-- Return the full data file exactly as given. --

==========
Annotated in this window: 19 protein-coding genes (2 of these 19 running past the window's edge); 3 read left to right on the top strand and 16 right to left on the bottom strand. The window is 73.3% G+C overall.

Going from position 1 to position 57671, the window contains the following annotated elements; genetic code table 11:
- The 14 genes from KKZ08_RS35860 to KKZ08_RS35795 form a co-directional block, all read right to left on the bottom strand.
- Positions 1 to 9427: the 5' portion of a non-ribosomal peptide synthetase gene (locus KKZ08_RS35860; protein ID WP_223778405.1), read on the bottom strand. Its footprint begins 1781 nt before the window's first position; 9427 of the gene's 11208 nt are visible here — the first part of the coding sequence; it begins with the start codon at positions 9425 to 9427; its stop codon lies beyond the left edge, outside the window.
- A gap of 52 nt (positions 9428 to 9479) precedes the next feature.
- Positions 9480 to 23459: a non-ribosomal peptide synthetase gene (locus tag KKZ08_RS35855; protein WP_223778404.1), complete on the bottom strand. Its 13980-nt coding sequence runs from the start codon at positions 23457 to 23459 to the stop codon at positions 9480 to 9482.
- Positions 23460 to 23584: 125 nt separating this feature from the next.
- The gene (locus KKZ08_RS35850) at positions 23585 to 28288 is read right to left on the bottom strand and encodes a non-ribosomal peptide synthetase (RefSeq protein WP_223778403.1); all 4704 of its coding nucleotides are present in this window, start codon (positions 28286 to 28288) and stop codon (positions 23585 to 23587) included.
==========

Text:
Annotated in this window: 19 protein-coding genes (2 of these 19 running past the window's edge); 3 read left to right on the top strand and 16 right to left on the bottom strand. The window is 73.3% G+C overall.

Going from position 1 to position 57671, the window contains the following annotated elements; genetic code table 11:
- The 14 genes from KKZ08_RS35860 to KKZ08_RS35795 form a co-directional block, all read right to left on the bottom strand.
- Positions 1 to 9427: the 5' portion of a non-ribosomal peptide synthetase gene (locus KKZ08_RS35860; protein ID WP_223778405.1), read on the bottom strand. Its footprint begins 1781 nt before the window's first position; 9427 of the gene's 11208 nt are visible here — the first part of the coding sequence; it begins with the start codon at positions 9425 to 9427; its stop codon lies beyond the left edge, outside the window.
- A gap of 52 nt (positions 9428 to 9479) precedes the next feature.
- Positions 9480 to 23459: a non-ribosomal peptide synthetase gene (locus tag KKZ08_RS35855; protein WP_223778404.1), complete on the bottom strand. Its 13980-nt coding sequence runs from the start codon at positions 23457 to 23459 to the stop codon at positions 9480 to 9482.
- Positions 23460 to 23584: 125 nt separating this feature from the next.
- The gene (locus KKZ08_RS35850) at positions 23585 to 28288 is read right to left on the bottom strand and encodes a non-ribosomal peptide synthetase (RefSeq protein WP_223778403.1); all 4704 of its coding nucleotides are present in this window, start codon (positions 28286 to 28288) and stop codon (positions 23585 to 23587) included.